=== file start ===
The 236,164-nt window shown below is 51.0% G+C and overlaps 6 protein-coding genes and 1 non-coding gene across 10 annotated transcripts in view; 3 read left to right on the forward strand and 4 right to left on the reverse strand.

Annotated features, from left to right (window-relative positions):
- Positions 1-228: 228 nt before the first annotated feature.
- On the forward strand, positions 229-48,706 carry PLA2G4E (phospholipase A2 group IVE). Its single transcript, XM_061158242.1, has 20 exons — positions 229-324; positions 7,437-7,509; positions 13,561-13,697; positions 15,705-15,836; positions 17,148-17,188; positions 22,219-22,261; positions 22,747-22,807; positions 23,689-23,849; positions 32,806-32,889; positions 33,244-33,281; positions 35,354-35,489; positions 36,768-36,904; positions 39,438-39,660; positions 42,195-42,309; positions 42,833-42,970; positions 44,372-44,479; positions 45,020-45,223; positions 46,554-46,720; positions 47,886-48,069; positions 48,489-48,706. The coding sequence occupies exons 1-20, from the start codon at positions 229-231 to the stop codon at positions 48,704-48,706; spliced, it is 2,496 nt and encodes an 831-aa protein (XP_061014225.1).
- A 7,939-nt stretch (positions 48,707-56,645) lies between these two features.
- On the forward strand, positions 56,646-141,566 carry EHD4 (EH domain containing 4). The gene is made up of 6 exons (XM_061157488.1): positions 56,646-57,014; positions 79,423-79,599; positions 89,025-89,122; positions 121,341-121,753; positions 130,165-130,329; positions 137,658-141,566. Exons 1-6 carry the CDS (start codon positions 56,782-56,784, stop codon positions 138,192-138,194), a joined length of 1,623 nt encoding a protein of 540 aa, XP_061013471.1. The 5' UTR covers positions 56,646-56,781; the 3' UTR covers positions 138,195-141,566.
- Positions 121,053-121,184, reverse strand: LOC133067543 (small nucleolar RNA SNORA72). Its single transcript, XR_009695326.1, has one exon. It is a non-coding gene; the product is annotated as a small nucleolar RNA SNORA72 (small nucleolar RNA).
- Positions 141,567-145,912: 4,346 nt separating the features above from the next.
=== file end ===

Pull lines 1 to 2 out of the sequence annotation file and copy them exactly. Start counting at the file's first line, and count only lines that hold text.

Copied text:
The 236,164-nt window shown below is 51.0% G+C and overlaps 6 protein-coding genes and 1 non-coding gene across 10 annotated transcripts in view; 3 read left to right on the forward strand and 4 right to left on the reverse strand.

Annotated features, from left to right (window-relative positions):